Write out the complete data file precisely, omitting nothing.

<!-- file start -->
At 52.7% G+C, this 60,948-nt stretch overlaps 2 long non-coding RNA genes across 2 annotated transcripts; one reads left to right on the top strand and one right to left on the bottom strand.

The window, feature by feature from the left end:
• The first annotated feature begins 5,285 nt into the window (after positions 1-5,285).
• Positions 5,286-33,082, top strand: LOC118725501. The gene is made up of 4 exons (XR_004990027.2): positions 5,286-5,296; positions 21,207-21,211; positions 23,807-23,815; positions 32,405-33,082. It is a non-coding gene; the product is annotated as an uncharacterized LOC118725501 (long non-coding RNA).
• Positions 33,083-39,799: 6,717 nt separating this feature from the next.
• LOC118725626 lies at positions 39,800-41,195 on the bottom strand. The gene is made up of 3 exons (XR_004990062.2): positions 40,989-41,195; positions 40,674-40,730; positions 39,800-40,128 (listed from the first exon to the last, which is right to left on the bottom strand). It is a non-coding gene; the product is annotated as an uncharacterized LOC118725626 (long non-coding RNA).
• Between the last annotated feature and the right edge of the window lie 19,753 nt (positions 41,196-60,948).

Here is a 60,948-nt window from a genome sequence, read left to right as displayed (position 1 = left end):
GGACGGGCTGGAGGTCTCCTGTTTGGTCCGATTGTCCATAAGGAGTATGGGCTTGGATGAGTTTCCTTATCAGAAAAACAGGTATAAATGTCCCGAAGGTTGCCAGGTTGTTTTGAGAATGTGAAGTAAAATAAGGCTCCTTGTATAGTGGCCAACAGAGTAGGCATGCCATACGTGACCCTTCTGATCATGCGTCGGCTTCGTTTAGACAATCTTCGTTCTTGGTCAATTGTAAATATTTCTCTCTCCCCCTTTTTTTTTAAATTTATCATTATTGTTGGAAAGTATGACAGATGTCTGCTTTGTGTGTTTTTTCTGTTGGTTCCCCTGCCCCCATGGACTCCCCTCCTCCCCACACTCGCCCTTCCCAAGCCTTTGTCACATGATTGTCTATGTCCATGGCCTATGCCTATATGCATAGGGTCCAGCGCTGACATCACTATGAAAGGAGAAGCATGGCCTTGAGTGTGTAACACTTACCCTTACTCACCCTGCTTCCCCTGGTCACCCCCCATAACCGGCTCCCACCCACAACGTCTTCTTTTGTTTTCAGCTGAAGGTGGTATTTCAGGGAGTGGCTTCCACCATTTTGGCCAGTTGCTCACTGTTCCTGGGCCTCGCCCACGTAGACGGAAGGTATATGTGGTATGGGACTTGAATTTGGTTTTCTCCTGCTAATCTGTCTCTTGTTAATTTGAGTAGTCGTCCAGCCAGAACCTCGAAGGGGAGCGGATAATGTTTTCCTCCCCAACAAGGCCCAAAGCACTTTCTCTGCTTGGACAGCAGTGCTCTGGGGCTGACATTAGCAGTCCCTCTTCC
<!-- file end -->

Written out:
At 52.7% G+C, this 60,948-nt stretch overlaps 2 long non-coding RNA genes across 2 annotated transcripts; one reads left to right on the top strand and one right to left on the bottom strand.

The window, feature by feature from the left end:
• The first annotated feature begins 5,285 nt into the window (after positions 1-5,285).
• Positions 5,286-33,082, top strand: LOC118725501. The gene is made up of 4 exons (XR_004990027.2): positions 5,286-5,296; positions 21,207-21,211; positions 23,807-23,815; positions 32,405-33,082. It is a non-coding gene; the product is annotated as an uncharacterized LOC118725501 (long non-coding RNA).
• Positions 33,083-39,799: 6,717 nt separating this feature from the next.
• LOC118725626 lies at positions 39,800-41,195 on the bottom strand. The gene is made up of 3 exons (XR_004990062.2): positions 40,989-41,195; positions 40,674-40,730; positions 39,800-40,128 (listed from the first exon to the last, which is right to left on the bottom strand). It is a non-coding gene; the product is annotated as an uncharacterized LOC118725626 (long non-coding RNA).
• Between the last annotated feature and the right edge of the window lie 19,753 nt (positions 41,196-60,948).

Here is a 60,948-nt window from a genome sequence, read left to right as displayed (position 1 = left end):
GGACGGGCTGGAGGTCTCCTGTTTGGTCCGATTGTCCATAAGGAGTATGGGCTTGGATGAGTTTCCTTATCAGAAAAACAGGTATAAATGTCCCGAAGGTTGCCAGGTTGTTTTGAGAATGTGAAGTAAAATAAGGCTCCTTGTATAGTGGCCAACAGAGTAGGCATGCCATACGTGACCCTTCTGATCATGCGTCGGCTTCGTTTAGACAATCTTCGTTCTTGGTCAATTGTAAATATTTCTCTCTCCCCCTTTTTTTTTAAATTTATCATTATTGTTGGAAAGTATGACAGATGTCTGCTTTGTGTGTTTTTTCTGTTGGTTCCCCTGCCCCCATGGACTCCCCTCCTCCCCACACTCGCCCTTCCCAAGCCTTTGTCACATGATTGTCTATGTCCATGGCCTATGCCTATATGCATAGGGTCCAGCGCTGACATCACTATGAAAGGAGAAGCATGGCCTTGAGTGTGTAACACTTACCCTTACTCACCCTGCTTCCCCTGGTCACCCCCCATAACCGGCTCCCACCCACAACGTCTTCTTTTGTTTTCAGCTGAAGGTGGTATTTCAGGGAGTGGCTTCCACCATTTTGGCCAGTTGCTCACTGTTCCTGGGCCTCGCCCACGTAGACGGAAGGTATATGTGGTATGGGACTTGAATTTGGTTTTCTCCTGCTAATCTGTCTCTTGTTAATTTGAGTAGTCGTCCAGCCAGAACCTCGAAGGGGAGCGGATAATGTTTTCCTCCCCAACAAGGCCCAAAGCACTTTCTCTGCTTGGACAGCAGTGCTCTGGGGCTGACATTAGCAGTCCCTCTTCC